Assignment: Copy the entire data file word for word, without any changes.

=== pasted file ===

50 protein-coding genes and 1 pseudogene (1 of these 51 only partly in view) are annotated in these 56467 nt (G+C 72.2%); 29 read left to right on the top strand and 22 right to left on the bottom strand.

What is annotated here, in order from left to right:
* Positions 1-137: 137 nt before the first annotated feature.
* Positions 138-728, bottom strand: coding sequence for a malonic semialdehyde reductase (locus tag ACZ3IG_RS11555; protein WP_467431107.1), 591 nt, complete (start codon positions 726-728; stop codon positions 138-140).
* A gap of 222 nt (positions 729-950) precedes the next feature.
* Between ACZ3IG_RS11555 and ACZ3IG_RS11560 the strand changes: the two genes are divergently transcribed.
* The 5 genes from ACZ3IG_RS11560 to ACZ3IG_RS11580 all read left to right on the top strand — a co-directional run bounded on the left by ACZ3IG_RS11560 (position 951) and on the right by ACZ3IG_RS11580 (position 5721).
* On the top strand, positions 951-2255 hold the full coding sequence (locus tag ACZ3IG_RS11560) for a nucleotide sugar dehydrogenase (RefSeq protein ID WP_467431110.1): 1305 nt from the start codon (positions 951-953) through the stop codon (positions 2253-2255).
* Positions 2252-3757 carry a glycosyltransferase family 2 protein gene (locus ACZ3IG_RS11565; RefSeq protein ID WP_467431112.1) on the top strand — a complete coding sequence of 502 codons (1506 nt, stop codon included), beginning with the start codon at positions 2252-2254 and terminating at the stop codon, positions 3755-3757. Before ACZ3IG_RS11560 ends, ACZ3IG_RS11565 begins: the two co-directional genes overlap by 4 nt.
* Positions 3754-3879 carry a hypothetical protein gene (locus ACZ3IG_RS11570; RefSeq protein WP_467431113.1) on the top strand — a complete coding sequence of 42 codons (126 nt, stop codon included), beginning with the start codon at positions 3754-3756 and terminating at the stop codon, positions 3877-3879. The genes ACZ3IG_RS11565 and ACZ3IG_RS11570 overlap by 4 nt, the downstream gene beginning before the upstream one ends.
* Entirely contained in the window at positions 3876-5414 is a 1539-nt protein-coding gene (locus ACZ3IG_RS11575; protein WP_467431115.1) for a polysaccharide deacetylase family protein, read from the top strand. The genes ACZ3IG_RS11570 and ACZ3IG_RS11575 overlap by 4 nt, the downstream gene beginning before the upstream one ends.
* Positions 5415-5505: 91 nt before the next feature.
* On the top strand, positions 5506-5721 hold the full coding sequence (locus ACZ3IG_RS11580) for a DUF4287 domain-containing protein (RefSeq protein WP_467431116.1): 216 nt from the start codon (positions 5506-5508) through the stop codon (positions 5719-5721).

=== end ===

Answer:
50 protein-coding genes and 1 pseudogene (1 of these 51 only partly in view) are annotated in these 56467 nt (G+C 72.2%); 29 read left to right on the top strand and 22 right to left on the bottom strand.

What is annotated here, in order from left to right:
* Positions 1-137: 137 nt before the first annotated feature.
* Positions 138-728, bottom strand: coding sequence for a malonic semialdehyde reductase (locus tag ACZ3IG_RS11555; protein WP_467431107.1), 591 nt, complete (start codon positions 726-728; stop codon positions 138-140).
* A gap of 222 nt (positions 729-950) precedes the next feature.
* Between ACZ3IG_RS11555 and ACZ3IG_RS11560 the strand changes: the two genes are divergently transcribed.
* The 5 genes from ACZ3IG_RS11560 to ACZ3IG_RS11580 all read left to right on the top strand — a co-directional run bounded on the left by ACZ3IG_RS11560 (position 951) and on the right by ACZ3IG_RS11580 (position 5721).
* On the top strand, positions 951-2255 hold the full coding sequence (locus tag ACZ3IG_RS11560) for a nucleotide sugar dehydrogenase (RefSeq protein ID WP_467431110.1): 1305 nt from the start codon (positions 951-953) through the stop codon (positions 2253-2255).
* Positions 2252-3757 carry a glycosyltransferase family 2 protein gene (locus ACZ3IG_RS11565; RefSeq protein ID WP_467431112.1) on the top strand — a complete coding sequence of 502 codons (1506 nt, stop codon included), beginning with the start codon at positions 2252-2254 and terminating at the stop codon, positions 3755-3757. Before ACZ3IG_RS11560 ends, ACZ3IG_RS11565 begins: the two co-directional genes overlap by 4 nt.
* Positions 3754-3879 carry a hypothetical protein gene (locus ACZ3IG_RS11570; RefSeq protein WP_467431113.1) on the top strand — a complete coding sequence of 42 codons (126 nt, stop codon included), beginning with the start codon at positions 3754-3756 and terminating at the stop codon, positions 3877-3879. The genes ACZ3IG_RS11565 and ACZ3IG_RS11570 overlap by 4 nt, the downstream gene beginning before the upstream one ends.
* Entirely contained in the window at positions 3876-5414 is a 1539-nt protein-coding gene (locus ACZ3IG_RS11575; protein WP_467431115.1) for a polysaccharide deacetylase family protein, read from the top strand. The genes ACZ3IG_RS11570 and ACZ3IG_RS11575 overlap by 4 nt, the downstream gene beginning before the upstream one ends.
* Positions 5415-5505: 91 nt before the next feature.
* On the top strand, positions 5506-5721 hold the full coding sequence (locus ACZ3IG_RS11580) for a DUF4287 domain-containing protein (RefSeq protein WP_467431116.1): 216 nt from the start codon (positions 5506-5508) through the stop codon (positions 5719-5721).